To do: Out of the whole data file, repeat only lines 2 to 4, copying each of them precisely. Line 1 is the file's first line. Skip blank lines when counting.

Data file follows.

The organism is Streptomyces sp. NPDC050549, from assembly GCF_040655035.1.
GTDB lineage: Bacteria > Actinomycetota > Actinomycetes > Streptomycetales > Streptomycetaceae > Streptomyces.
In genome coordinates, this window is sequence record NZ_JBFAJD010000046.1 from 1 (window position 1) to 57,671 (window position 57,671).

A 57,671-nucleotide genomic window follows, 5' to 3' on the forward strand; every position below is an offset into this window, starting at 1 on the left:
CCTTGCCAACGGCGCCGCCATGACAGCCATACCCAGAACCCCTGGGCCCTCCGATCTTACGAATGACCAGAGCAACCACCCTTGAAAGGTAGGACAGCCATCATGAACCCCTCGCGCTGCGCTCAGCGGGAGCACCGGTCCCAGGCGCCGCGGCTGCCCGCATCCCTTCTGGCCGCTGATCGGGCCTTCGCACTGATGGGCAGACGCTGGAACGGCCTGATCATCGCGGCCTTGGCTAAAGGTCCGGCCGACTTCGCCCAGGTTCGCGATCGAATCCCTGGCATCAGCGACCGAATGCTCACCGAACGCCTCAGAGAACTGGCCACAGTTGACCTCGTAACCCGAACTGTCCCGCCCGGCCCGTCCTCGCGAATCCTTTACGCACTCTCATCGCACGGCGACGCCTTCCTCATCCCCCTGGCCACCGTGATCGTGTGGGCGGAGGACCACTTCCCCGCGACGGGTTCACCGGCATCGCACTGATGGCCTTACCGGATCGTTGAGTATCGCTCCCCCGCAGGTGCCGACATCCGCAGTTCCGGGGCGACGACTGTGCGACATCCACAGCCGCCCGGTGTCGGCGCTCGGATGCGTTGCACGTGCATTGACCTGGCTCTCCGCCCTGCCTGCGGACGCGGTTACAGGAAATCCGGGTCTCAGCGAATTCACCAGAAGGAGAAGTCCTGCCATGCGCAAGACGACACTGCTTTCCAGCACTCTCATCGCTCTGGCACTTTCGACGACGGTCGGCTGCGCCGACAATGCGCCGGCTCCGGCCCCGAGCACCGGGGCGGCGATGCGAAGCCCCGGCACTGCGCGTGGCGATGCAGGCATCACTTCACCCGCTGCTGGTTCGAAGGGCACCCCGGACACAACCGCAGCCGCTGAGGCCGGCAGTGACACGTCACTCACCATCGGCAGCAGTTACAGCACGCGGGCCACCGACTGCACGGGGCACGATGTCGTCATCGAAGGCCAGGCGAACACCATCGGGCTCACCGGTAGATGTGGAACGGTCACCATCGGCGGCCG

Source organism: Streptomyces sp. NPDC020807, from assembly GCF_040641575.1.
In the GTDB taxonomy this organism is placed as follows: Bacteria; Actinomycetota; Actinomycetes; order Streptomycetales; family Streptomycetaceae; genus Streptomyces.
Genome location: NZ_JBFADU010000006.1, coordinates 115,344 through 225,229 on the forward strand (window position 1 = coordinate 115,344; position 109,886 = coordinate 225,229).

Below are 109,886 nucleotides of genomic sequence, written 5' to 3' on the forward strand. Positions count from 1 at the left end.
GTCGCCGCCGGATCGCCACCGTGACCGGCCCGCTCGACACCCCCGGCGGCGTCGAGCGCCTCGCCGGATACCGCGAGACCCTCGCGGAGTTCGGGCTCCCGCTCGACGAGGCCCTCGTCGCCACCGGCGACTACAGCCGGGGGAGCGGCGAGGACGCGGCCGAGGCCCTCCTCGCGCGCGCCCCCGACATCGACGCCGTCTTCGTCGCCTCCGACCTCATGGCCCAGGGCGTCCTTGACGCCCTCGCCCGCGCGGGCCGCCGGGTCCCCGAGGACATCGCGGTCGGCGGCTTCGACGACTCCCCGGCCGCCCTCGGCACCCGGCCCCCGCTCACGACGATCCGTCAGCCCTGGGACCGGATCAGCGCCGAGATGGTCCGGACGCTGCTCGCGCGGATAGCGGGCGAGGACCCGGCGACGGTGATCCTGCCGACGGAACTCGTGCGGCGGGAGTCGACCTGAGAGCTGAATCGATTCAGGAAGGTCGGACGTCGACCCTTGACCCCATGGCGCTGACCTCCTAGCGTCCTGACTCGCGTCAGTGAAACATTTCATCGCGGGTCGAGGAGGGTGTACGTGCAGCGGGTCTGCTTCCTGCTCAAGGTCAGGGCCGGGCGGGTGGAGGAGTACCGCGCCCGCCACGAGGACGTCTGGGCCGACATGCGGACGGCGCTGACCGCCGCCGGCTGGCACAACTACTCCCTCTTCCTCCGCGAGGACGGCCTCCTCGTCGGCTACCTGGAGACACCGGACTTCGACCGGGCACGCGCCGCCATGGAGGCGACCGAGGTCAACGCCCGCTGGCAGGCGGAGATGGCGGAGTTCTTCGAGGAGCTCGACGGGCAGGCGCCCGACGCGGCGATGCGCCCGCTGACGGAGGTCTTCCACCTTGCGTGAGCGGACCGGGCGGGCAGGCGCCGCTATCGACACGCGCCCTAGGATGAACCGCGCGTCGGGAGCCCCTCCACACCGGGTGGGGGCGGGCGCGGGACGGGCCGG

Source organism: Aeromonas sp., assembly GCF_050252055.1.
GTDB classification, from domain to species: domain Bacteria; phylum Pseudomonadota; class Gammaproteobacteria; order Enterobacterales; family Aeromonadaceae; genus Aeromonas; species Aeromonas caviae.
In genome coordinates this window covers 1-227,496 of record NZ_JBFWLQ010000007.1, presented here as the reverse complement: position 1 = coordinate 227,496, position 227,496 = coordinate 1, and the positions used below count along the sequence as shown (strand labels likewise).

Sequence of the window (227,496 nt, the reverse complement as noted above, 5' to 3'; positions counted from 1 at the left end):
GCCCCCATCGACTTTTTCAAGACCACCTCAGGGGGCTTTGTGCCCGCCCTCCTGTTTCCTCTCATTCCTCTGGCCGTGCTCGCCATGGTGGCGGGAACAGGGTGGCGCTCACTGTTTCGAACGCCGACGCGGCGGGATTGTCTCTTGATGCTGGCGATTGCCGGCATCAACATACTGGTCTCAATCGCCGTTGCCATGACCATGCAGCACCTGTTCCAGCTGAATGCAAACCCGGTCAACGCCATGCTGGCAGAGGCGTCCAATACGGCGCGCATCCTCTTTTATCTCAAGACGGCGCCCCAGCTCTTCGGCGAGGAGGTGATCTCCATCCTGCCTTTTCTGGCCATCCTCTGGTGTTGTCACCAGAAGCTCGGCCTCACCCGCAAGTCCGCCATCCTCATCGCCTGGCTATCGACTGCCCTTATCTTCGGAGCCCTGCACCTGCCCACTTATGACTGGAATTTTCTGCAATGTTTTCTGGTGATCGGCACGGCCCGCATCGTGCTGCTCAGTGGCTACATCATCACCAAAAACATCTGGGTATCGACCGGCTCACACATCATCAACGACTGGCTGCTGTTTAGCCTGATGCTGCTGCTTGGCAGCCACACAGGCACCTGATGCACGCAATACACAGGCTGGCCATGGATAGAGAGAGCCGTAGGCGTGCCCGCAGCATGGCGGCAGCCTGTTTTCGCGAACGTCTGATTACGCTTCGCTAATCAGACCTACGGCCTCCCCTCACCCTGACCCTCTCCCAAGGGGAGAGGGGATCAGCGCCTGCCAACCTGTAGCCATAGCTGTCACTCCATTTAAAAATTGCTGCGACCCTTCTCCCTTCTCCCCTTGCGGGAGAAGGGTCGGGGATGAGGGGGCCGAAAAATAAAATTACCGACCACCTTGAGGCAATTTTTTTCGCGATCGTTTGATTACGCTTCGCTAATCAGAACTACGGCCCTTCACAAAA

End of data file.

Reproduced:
GTDB lineage: Bacteria > Actinomycetota > Actinomycetes > Streptomycetales > Streptomycetaceae > Streptomyces.
In genome coordinates, this window is sequence record NZ_JBFAJD010000046.1 from 1 (window position 1) to 57,671 (window position 57,671).

A 57,671-nucleotide genomic window follows, 5' to 3' on the forward strand; every position below is an offset into this window, starting at 1 on the left: